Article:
Monday, November 12, 2012
"An AUTHENTIC Amish candle." I whispered reverently, ducking to check the tag glossed on the side. "In the scent of Santa-Winter."
We were in the middle of a small town in Pennsylvania that was having a Christmas celebration. The streets were lined with local Amish people laden down with quilts, jams, candles, and home-made trinkets. I was beside myself with glee, running from stall to stall, and Brett was reluctantly trudging behind me muttering stuff about how "we haven't even had Thanksgiving yet" under his breath. White noise, essentially. I was in a jaunty red coat even though it was 65 degrees. Nat King Cole was blaring from some hidden Amish speakers, and I was buying some Amish candles, damnit. I was in authentic Amish heaven.
"Want an authentic Amish doughnut?" I asked Brett, who shook his head over an Amish woman holding up a Steelers quilt she had undoubtedly stitched by candlelight. "And after we get one we can go say hi to Santa."
"Santa?" He asked, incredulously.
I pointed to the street where Santa and Mrs. Santa were mingling with the crowd, shaking hands and posing for pictures. "Oooh. He's a good one. Real beard! Take my picture?"
"This is ridiculous." Brett said, turning on his heel. "I'll be right back."
I shrugged and continued my shopping, filling my greedy hands with Amish candles and stuffed snowmen. I was trying to decide between a candle labeled "Country Cabin" and another labeled "Cranberry-Apple-Spice-Christmas" when Brett appeared at my elbow.
"They aren't real Amish people." He said flatly, when I turned to offer him a sniff. "You're being swindled. They just dress like that to get people to buy stuff. It's all fake. I just asked them."
You know that expression "my face fell?"
My face literally fell.
It was perkily pinched up in a constant smile only seconds before. My nose was tingling with about 76 different candle concoctions, I was humming under my breath and really excited to 1. Support the Amish community, and 2. Support the North Pole community by spending some time with Santa and the Mrs. later. I understood Brett's desire for true authenticity...and facts...but my face fell. And my heart fell.
And I put the candles and the authentic Amish snowmen back.
Did I really think a bunch of Amish people decided to come hang out on the street and peddle doughnuts and Steeler's quilts out of their kind, God fearing hearts? Not really. Did I notice a few Amish women taking smoke breaks? Yes. But, like a child wants to believe in the magic of Christmas, I wanted to believe too. I wanted to believe in the wholesome magic of the Amish. In the town that was so little we had to cross a covered bridge to get to it. In the doughnuts that were served up soft and warm in wax paper by women with smiling, round faces under their stiff white bonnets.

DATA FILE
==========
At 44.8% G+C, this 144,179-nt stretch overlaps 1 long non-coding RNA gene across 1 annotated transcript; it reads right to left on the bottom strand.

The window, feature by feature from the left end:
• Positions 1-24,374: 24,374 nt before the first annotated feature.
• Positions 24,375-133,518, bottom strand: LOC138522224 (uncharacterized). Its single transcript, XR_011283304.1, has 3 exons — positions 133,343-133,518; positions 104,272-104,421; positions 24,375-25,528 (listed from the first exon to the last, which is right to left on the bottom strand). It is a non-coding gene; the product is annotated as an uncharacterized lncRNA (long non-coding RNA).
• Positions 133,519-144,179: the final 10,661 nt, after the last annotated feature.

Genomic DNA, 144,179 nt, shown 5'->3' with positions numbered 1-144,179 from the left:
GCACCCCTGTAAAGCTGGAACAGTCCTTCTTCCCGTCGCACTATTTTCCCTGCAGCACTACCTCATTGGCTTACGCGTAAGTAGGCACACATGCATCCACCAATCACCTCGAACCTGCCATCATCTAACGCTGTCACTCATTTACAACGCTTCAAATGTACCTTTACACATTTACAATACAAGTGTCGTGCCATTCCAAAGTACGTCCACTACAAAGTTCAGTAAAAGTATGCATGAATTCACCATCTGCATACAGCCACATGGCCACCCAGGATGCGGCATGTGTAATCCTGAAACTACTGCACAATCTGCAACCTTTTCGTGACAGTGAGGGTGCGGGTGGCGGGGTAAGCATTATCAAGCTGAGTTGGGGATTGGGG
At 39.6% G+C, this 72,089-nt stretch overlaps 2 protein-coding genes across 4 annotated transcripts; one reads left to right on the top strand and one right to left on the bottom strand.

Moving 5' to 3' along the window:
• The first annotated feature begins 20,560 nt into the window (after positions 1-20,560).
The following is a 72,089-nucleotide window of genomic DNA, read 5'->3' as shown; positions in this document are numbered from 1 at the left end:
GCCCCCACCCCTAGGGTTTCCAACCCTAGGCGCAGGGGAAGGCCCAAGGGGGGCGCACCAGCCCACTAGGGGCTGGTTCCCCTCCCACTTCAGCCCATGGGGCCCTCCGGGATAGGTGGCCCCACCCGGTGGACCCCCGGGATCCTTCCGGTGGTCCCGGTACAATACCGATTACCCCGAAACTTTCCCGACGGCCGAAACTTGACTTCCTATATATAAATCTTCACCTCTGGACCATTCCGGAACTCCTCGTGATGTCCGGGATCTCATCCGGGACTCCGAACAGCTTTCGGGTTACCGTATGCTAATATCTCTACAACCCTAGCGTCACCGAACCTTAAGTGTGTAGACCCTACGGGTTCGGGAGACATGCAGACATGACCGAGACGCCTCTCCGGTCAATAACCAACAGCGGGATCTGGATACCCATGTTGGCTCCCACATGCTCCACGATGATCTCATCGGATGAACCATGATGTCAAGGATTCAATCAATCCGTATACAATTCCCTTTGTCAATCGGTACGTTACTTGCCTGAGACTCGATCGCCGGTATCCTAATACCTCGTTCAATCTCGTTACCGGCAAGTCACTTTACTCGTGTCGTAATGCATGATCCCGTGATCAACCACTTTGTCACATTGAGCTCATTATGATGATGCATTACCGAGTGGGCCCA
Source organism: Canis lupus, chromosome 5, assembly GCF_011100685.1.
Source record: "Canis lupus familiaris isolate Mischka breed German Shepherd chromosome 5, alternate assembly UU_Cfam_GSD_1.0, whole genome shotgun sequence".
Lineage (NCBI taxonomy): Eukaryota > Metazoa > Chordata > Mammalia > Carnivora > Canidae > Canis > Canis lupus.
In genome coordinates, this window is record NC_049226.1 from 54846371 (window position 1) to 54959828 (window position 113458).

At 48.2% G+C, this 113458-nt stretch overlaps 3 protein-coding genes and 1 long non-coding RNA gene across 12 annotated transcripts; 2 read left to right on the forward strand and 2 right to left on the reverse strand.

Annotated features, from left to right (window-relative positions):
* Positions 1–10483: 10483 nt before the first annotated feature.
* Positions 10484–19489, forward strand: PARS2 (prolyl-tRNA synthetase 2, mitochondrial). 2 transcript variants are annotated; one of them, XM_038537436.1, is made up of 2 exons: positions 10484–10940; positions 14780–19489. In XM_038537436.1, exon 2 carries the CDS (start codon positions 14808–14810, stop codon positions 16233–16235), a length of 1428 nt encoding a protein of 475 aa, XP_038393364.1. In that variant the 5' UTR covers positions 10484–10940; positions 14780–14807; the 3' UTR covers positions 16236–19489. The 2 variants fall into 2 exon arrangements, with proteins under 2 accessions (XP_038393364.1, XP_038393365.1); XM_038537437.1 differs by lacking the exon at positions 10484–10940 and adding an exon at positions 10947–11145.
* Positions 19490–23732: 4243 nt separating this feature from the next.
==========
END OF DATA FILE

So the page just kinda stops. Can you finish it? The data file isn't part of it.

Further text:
I wanted to believe in something magical.
On the way home, Brett looked over at me and squeezed my hand as I stared out the window. "How many candles did you buy?" He asked.
"I didn't buy any." I returned flatly. And I saw him bite his lip and stare straight ahead as the fading last rays of sun flickered and danced before the flame gave way to dusk.
Two days later I found myself in a candle aisle at Target. I had a hand basket filled with boring, adult things, but I couldn't ignore the pull of cinnamon and spruce and pumpkin wax wafting over the Home section.
I slowly placed my basket on the floor and lost myself in the colorful jars, before choosing three and walking to the cash register. On my walk there, I passed the book section, and my eye caught the newest installment of a sci-fi series I know Brett loves.
I fingered the cover of the book for awhile. In truth, the series is designed for teen-agers, but the covers are catchy, the writing is swift and smart, and the stories so magical they take my husband away to far-off lands where he never lets himself go. We had walked by this same book in a store a week ago, and he paused before it.
"Get it!" I urged.
He hesitated, and then seemed to find some kind of resolve. "No." He said firmly. "I don't have time. School is crazy right now. There is no time for that kind of frivolity."
"If you don't buy it, I will." I snapped, grabbing the book and placing it next to a mound of make-up.
"Please. Don't." His voice caught and he put the book back slowly. "There isn't time for stuff like that."
It broke my heart, but we walked away. And I remember driving home and looking over at him and hoping he still made time, once and awhile, for the magical things. Because a life so full of rules and regulations is a life sorely imbalanced.
Needless to say, I bought the book. And after I cleaned up from dinner and walked into our bedroom, I found Brett curled up on the bed, reading it voraciously, his school books abandoned on the floor.
"Good book?" I asked him with a raised eyebrow. And, he put it down and looked at me.
"Some of the Amish people were real Amish people, by the way. I should have told you that."
We looked at each other and smiled.
"Make sure you read at least half that book tonight." I told him.
Make time for the magic, my friends.
Whatever it may be.